Branching is crucial in polyolefins and their copolymers because it presents a state-of-the-art topology that directly determines the properties of the polymer. Fortunately, adjusting the reaction temperature and ethylene pressure allows for fine tuning of the branching pattern. One example is how Coates and colleagues produced well-defined tetrablock polymers from ethylene alone using α-diimine nickel catalyst 1, which responded promptly to changes in polymerization conditions (Figure 1). Linear polyethylene (PE) was formed at high pressure and low temperature (88 psi at −35 °C; 9/1000C), while branched PE was formed at low pressure and higher temperatures (15 psi at 20 °C; 112/1000C) [43]. Finally, a tetrablock polymer was achieved in a one-pot reaction by alternating between two different conditions. The branches were found to be mostly methyl groups, presumably as a result of chain walking during polymerization [44,45].
Additives can also be employed to regulate the process of polymerization. Generally, polar additives are toxic reagents that used to terminate ethylene polymerization reactions, with little or no effect on the branching density of the resulting PE. However, the elegant work reported by Jian’s group successfully demonstrated that palladium-promoting branching of ethylene polymerization can be drastically switched from ultra-high branching (>200/1000C, Tg∼−62 °C) to significantly low branching (<10/1000C, Tm∼125 °C) when acrylonitrile is used as a polar additive (up to 4000 equivalent) [46]. In addition to failing to stop the polymerization, the addition of acrylonitrile considerably altered the branch density (importantly, without inducing chain transfer (Ɖ < 1.10)).
Controlling the polymerization process by varying the pressure is another common strategy for the preparation of CO2-based block copolymers. For example, the Rieger group prepared terpolymers of rac-β-butyrolactone (BBL), cyclohexene oxide (CHO), and CO2 using the one-pot method under the condition of 3 bar CO2. On the contrary, they only obtained the copolymerization product of CHO/CO2 when the pressure of CO2 increased to 40 bar [47]. Chen and Pang reported a Salen-MnIII-based catalyst to establish a controlled self-switching polymerization route by reversible insertion of CO2 and achieved chemically selective ring-opening copolymerization of O-carboxylic anhydrides (OCAs) and lactide (LA) without a cocatalyst to prepare multiblock polyesters [48]. Similarly, Wang and coworkers reported a CO2-based protection and deprotection strategy to prepare block polymers by temperature-triggered switchable ternary polymerization of epoxides/five-membered cyclic carbonates/cyclic anhydrides. The chemical protection of the conversion of epoxides to cyclic carbonates and the subsequent deprotection of cyclic carbonates to epoxides play a crucial role in the overall process, which can be controlled by temperature, i.e., epoxide/anhydride blocks at low temperatures (110 °C) and cyclic carbonate/anhydride blocks at high temperatures (180 °C) [49].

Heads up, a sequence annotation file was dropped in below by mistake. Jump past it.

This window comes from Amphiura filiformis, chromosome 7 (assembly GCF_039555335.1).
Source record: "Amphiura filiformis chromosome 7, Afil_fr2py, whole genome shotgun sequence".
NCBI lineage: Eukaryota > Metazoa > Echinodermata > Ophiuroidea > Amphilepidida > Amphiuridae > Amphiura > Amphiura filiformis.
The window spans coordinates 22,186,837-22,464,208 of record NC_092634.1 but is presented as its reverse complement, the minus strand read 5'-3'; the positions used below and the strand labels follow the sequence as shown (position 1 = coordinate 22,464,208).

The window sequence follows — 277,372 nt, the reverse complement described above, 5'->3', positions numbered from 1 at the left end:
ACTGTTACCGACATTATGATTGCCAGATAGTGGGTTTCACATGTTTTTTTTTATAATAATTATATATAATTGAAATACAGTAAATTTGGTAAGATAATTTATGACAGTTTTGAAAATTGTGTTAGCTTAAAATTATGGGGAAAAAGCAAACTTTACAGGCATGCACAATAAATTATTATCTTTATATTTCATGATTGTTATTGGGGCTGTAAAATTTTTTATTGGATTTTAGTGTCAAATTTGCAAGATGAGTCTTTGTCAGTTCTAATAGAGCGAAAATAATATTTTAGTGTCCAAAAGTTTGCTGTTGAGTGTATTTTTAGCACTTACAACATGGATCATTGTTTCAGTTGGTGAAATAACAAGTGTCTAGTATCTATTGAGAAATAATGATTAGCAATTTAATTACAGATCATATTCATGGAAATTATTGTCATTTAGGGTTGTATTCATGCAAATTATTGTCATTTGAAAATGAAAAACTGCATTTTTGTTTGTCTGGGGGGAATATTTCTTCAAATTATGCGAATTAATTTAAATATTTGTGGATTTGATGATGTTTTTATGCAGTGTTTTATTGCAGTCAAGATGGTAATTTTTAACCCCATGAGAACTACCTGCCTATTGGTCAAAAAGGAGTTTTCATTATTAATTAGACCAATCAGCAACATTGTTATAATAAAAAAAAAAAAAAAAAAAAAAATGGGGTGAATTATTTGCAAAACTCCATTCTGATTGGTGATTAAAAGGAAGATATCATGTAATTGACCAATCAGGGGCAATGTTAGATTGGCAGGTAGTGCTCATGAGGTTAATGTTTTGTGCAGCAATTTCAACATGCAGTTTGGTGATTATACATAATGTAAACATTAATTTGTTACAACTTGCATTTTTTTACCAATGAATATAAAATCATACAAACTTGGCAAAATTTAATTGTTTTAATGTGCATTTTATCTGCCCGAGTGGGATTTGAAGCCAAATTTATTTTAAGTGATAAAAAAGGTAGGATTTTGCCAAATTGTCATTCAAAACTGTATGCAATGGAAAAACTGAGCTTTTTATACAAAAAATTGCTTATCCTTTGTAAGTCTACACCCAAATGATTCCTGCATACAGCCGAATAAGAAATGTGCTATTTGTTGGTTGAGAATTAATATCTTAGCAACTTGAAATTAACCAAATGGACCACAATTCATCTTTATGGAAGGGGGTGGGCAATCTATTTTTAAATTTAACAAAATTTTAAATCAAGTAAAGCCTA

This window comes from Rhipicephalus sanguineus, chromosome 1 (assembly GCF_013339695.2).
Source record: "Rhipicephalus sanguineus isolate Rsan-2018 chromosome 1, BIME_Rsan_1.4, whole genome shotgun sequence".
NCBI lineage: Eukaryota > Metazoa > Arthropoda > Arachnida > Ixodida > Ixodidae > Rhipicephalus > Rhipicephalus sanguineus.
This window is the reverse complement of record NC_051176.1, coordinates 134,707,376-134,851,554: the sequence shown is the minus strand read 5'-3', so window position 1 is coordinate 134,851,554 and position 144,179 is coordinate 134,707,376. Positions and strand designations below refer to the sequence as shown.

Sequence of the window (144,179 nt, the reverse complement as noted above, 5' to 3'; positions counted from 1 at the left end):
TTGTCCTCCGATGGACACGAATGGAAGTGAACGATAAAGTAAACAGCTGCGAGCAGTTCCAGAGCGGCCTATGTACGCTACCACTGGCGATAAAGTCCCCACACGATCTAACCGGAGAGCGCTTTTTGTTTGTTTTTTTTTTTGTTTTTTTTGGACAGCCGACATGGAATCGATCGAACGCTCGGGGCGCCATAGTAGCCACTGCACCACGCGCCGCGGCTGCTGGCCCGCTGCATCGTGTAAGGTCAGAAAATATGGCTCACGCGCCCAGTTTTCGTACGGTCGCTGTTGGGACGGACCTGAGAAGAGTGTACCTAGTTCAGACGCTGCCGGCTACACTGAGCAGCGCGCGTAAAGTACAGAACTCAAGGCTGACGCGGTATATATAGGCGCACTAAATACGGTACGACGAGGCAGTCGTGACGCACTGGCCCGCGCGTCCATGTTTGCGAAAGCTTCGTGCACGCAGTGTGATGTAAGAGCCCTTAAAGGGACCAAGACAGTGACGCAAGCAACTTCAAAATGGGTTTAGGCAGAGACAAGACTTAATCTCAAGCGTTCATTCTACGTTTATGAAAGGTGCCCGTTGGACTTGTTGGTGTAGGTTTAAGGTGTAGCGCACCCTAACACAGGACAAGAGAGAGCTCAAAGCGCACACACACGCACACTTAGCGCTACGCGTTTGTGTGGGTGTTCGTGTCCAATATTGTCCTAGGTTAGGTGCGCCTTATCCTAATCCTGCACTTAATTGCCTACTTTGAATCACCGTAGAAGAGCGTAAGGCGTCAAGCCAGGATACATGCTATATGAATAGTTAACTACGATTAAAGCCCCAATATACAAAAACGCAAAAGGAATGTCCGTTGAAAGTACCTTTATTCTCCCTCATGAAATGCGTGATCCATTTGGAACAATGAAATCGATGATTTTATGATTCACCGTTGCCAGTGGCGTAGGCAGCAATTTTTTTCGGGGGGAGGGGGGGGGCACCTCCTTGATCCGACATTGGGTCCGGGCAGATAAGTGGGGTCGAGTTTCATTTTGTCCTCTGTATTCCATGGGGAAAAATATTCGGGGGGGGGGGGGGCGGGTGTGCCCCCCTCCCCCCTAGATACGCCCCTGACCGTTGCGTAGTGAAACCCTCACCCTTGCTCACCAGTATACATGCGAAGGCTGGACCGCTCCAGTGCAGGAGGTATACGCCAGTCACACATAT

Although the method of modulating polymerization (MW, Ɖ, branch density, etc.) by reaction conditions is suitable for most catalysts and reactions, the disadvantage is that this process is slow and uncontrollable, since the heating and cooling of the reaction mixture takes time, which may lead to loss of control of the structure.

3. Redox Tuning

The use of redox to regulate polymerization can be dated back to 2003 [50]. Redox changes can significantly affect the electron distribution of complexes, allowing the reaction to switch in the “on” or “off” state. Therefore, redox has been been widely used in olefin polymerization and ring-opening polymerization since then. It has also emerged in the preparation of block copolymers by the one-pot method featuring several substrates.
BIAN (bis(imino)acenaphthene) ligands have been proven to exhibit abundant coordination chemistry with numerous metal ions (e.g., Ni and Fe) and particularly simple redox chemistry [51]. As an efficient catalyst skeleton for olefin polymerization, Ni complexes based on BIAN ligands present excellent performance in redox control of ethylene polymerization (Figure 2). Redox regulation can be achieved by adding a reductant/oxidant or by introducing ferrocene (Fc) moiety, depending on the para-R group.
When the R substituent is an H atom (catalyst 2), the added reductant, CoCp2 (cobaltocene), and the oxidant, AgOTf (silver trifluoromethanesulfonate), can induce a change in the valence state and electron distribution of the nickel center in situ, which, in turn, leads to the reversible control of ethylene polymerization performance [52]. The addition of CoCp2 had a more significant effect on polymerization than AgOTf, which was reflected in polymerization activity (Tm) and polymer structure (Table 1). The addition of CoCp2 inhibited the “chain walking” ability of active species, resulting in a decrease in branching density as the Co/Ni ratio increased.